But last week, after pausing the test of clinical skills during the pandemic, U.S. medical licensors decided to abolish it for good – a painful reminder of how the financial pain of COVID-19 can affect even the smallest nooks and crannies of the economy.
“When it was turned on, it was a pretty good kind of stable work,” said Isabella, 31, who lives in New York.
In San Diego, Spatafore sees some of the same factors at play in his company, which operates half a dozen restaurants, a beach club, dessert shop and a public market.
In March, Spatafore laid off most of its employees and called them one by one. His business survived spring lockdown using family members and a forgivable $ 1.2 million government loan and then got back up to 280 employees last summer before the latest COVID-19 wave slashed its payroll below $ 100.
“It’s been a roller coaster for 11 months,” he said.
Now he is climbing up again, but even though conditions are as they were before the coronavirus outbreak, Spatafore does not see his staff return to pre-pandemic levels. Over the past year, for example, his two pizzerias went from full-service, grocery stores to a self-service front-desk service first out of necessity, but then because the change proved to be a successful model.
“We are not coming back, which means we would not hire waiters and waitresses and so many busboys,” he said.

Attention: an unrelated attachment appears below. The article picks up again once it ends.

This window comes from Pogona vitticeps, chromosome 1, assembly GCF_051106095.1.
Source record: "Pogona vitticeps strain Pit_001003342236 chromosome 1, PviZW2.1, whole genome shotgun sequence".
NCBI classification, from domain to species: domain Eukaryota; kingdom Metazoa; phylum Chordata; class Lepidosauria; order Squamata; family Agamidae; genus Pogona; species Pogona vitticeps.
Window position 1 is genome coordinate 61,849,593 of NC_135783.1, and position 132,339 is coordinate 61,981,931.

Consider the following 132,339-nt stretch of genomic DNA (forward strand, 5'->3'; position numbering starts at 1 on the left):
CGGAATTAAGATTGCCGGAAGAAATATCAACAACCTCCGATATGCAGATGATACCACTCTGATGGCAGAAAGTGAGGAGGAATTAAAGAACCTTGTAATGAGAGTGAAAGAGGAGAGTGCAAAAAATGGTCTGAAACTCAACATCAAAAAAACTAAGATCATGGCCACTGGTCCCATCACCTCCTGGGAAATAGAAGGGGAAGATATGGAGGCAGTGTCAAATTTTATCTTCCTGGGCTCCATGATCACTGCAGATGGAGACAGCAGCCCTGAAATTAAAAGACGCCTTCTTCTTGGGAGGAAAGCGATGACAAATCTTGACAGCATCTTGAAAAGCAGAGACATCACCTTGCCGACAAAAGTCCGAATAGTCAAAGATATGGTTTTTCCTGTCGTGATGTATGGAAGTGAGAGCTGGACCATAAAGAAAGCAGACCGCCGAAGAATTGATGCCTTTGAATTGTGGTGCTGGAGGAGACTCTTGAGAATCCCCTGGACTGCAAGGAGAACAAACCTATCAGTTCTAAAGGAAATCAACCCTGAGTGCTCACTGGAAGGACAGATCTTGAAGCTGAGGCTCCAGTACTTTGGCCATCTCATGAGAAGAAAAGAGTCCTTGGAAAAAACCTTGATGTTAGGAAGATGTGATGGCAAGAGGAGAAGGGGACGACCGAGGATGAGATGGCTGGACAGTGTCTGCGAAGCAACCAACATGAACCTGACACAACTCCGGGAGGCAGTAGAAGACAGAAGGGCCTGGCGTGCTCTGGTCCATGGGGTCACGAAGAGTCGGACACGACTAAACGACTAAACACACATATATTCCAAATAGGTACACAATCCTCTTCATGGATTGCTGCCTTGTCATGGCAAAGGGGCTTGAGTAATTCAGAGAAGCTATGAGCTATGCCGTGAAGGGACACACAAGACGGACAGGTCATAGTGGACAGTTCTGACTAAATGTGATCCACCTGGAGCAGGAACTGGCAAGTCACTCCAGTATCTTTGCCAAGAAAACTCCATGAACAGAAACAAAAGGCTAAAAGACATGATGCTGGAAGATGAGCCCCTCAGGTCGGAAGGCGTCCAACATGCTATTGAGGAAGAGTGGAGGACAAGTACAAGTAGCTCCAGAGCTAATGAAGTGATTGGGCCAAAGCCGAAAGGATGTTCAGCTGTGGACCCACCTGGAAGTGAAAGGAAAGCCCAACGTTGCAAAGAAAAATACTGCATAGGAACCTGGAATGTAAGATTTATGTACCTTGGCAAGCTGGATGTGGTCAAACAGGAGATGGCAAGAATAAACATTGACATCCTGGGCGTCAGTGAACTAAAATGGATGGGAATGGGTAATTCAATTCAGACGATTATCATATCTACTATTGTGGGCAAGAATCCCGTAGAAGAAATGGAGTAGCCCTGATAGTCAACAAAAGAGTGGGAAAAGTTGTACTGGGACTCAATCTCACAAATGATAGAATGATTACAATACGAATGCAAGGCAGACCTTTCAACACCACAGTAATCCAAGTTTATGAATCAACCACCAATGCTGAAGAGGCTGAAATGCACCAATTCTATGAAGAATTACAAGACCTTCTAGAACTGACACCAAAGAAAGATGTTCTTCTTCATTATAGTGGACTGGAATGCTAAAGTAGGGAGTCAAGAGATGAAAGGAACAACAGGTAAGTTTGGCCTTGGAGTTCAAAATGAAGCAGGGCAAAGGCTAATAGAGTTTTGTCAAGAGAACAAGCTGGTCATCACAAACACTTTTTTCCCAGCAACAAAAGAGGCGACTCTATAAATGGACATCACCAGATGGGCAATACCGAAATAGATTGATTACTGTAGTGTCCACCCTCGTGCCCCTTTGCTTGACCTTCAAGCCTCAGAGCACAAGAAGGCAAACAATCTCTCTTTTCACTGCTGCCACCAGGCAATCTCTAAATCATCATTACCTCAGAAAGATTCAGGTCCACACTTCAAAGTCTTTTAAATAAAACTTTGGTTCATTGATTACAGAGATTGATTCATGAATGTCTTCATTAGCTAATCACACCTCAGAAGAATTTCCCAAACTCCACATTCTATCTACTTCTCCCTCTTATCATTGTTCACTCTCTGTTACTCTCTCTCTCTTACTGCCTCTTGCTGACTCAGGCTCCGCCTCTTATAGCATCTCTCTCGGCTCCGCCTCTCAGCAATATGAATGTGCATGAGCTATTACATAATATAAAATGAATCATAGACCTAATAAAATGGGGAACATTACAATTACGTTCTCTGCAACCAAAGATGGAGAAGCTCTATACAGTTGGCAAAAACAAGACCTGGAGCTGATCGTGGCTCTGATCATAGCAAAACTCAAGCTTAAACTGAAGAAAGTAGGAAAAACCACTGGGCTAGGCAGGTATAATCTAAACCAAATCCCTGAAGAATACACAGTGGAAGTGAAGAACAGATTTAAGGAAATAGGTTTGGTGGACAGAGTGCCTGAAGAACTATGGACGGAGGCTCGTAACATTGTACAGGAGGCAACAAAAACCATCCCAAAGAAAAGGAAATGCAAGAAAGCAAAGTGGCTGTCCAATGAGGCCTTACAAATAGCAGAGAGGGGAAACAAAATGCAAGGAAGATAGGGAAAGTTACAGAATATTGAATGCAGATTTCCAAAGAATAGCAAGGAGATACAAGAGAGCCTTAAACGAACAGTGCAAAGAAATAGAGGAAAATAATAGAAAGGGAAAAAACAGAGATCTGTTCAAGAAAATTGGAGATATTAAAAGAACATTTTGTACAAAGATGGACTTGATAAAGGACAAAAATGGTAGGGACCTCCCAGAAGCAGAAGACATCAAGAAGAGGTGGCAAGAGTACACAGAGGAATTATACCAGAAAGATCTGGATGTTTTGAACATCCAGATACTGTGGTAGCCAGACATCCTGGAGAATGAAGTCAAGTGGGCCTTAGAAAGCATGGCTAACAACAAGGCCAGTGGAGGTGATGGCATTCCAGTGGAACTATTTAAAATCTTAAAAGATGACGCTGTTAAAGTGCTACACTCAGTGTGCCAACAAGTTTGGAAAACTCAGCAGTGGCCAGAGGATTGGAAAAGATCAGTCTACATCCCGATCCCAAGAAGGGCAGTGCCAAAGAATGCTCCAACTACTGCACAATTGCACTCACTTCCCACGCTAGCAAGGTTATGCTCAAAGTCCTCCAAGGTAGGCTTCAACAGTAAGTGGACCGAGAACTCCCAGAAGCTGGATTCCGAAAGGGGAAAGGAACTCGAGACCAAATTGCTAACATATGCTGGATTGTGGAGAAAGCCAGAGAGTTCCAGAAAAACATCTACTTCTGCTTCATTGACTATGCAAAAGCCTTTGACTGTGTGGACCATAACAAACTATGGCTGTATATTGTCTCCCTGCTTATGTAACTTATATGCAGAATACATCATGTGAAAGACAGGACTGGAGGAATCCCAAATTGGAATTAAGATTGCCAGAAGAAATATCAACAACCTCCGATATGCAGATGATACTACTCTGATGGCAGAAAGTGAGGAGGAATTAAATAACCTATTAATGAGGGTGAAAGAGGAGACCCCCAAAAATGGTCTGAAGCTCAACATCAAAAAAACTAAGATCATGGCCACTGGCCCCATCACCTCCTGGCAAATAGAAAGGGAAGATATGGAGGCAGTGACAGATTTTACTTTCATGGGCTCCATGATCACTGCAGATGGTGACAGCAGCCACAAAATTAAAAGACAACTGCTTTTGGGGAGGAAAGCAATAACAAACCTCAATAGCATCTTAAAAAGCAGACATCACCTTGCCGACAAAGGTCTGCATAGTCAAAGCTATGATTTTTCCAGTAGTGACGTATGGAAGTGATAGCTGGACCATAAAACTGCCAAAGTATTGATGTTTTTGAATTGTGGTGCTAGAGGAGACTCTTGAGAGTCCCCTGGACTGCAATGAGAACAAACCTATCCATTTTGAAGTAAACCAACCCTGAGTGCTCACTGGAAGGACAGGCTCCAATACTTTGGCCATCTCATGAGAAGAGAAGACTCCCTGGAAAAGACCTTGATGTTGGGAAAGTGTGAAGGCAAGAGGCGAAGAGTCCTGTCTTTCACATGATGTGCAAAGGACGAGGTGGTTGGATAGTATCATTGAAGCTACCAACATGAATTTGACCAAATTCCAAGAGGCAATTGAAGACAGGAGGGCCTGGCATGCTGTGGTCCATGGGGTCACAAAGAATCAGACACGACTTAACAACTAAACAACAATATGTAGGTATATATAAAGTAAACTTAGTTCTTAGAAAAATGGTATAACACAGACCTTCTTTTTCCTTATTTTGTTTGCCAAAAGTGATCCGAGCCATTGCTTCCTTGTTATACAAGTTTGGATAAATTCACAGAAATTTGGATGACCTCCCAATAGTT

In January, employment in the United States went nowhere in restaurants and bars and now accounts for nearly a quarter of the jobs not yet restored.
Other leisure and travel-related jobs also remain deep in the hole. The hotel industry was shaken after Microsoft co-founder Bill Gates’ prediction In November that more than 50% of business travel is lost in the ensuing pandemic.
Some hoteliers are talking about possibly only cleaning premises on request – and for a fee – which is likely to cut down on the need for household workers, said Robert Cole, senior analyst at Phocuswright, a travel market research firm. Other hotels now use non-contact check-in and check-out.
“It will be adjustments and starts and a very uneven path,” Cole said of hiring and restoring hotel employment and business.
The retail landscape is also changing. Employment in stores in January remained around 330,000 shy from the level of the year ago, but there have been almost as many new jobs in warehousing and delivery services over the past year.
At Comfort One Shoes, the retail shoe chain in Washington, DC, sales last year were approx. half of what they were in 2019, said Garrett Breton, the company’s president. But online revenue rose more than 120%.
He has 45 employees at the moment and projects that it will go up to around 75 when things return to normal compared to more than 100 before the pandemic, partly due to hits to traditional shopping areas.
“I think the city center is deeply scarred and will not return just because people are vaccinated,” he said.
Jed Kolko, chief economist at the online job site, actually expects employment in most sectors to return, but the long-term outlook for some is fraught with several risks.
“Some of the biggest unknowns about what happens after the pandemic are how big some of these shifts will be – from personal retail to delivery, from office to telework, from service costs to various goods,” he said. “Some of it may be permanent.”